The crisis on Wall Street continues to drag economic confidence among smaller business owners to record lows, Discover reported this week.
Of 1,000 small-business owners recently surveyed, 64 percent described the economy as poor, up from 57 percent last month. At the same time, 53 percent said economic conditions were getting worse for their businesses, up two percent from September. Both readings are the highest recorded in the credit card firm's monthly small-business confidence index since it was launched in 2006.
While more business owners this month said they believed the economy was getting worse, the number of those detecting an improvement rose a few points to nine percent, the survey found. Similarly, fewer owners were experiencing cash flow issues.
"The cash flow issue is pretty consistent, and I think it speaks to small-business owners' resiliency and their independence from what's going on in terms of Wall Street," said Ryan Scully, director of Discover's business credit card.
Scully said the economic slowdown hasn't forced owners to borrow more cash as yet, though many are taking home less from their paychecks.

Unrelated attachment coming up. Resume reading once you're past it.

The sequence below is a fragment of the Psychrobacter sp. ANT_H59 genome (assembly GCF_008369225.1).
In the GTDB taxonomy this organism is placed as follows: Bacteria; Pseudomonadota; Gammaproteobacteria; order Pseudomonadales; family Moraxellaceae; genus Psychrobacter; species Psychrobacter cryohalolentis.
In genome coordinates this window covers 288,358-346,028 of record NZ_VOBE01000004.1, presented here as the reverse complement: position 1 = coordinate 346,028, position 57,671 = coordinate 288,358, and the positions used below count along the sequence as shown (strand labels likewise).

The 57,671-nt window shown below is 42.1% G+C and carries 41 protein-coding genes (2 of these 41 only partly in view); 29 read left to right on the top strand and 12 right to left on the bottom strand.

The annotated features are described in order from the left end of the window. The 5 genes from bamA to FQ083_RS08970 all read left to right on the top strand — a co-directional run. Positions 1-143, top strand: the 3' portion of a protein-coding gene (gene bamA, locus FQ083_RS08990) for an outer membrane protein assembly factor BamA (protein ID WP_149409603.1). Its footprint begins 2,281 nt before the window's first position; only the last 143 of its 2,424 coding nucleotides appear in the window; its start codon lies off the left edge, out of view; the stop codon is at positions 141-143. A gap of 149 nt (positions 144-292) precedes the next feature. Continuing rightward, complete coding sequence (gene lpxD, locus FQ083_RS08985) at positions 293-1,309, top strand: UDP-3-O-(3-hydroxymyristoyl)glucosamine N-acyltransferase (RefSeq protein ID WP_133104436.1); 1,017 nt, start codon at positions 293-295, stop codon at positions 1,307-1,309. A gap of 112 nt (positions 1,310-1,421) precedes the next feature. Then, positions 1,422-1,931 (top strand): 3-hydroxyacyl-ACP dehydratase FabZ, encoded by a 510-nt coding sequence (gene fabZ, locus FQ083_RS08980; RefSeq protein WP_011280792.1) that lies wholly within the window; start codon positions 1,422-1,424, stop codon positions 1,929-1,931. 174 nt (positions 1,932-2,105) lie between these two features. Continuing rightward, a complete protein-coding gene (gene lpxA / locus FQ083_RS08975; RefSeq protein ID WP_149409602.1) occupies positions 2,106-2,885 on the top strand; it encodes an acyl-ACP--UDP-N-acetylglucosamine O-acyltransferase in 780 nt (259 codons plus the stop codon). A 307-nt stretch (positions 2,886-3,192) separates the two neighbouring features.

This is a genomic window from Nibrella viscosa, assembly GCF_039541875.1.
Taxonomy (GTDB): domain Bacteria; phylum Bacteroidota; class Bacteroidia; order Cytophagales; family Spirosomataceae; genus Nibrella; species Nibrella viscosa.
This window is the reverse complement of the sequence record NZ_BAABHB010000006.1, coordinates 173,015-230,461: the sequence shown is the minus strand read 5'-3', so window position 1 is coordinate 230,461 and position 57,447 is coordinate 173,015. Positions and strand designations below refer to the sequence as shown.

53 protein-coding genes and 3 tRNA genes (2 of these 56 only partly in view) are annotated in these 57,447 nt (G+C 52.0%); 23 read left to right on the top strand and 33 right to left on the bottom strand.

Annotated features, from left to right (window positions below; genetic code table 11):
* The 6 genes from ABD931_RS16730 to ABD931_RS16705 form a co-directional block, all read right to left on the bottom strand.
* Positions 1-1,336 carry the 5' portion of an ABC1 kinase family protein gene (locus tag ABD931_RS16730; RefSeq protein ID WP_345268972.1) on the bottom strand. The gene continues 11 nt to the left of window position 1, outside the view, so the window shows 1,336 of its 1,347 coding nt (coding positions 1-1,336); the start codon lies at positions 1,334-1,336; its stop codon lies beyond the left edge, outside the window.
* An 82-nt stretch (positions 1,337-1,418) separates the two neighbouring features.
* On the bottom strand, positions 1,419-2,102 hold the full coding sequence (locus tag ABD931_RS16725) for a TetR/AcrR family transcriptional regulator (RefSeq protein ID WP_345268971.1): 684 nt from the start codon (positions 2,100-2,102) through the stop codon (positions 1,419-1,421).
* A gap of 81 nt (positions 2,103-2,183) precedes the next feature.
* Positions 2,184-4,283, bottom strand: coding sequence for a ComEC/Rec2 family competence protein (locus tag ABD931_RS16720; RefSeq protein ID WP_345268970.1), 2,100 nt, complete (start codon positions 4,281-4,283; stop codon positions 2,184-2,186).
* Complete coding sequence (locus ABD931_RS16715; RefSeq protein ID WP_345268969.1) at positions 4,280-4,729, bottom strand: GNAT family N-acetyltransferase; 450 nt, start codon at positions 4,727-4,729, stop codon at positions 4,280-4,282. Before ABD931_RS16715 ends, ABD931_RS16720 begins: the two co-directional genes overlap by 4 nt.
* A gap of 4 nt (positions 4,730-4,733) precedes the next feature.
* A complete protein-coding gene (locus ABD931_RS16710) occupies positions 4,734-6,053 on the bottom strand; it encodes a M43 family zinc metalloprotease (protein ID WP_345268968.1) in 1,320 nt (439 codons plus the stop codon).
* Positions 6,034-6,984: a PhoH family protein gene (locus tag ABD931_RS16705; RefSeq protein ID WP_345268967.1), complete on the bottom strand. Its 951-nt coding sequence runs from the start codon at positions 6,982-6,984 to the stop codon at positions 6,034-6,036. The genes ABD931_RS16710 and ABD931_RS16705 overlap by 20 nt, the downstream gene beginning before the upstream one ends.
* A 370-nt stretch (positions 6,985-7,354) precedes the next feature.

More than half of the owners surveyed said they didn't expect the government's $700 billion financial market rescue plan to affect their businesses, while 70 percent said they weren't confident in the government efforts to address their needs.
Though the economy continued to rank highest as an election issue for small-business owners, 15 percent were also concerned with government ethics and corruption, nearly double the number in September, the survey found.
"We've heard a lot about the public starting to blame the government a little bit for not getting involved early on in some of the Wall Street crises, and we're attributing some of the jump to that," Scully said.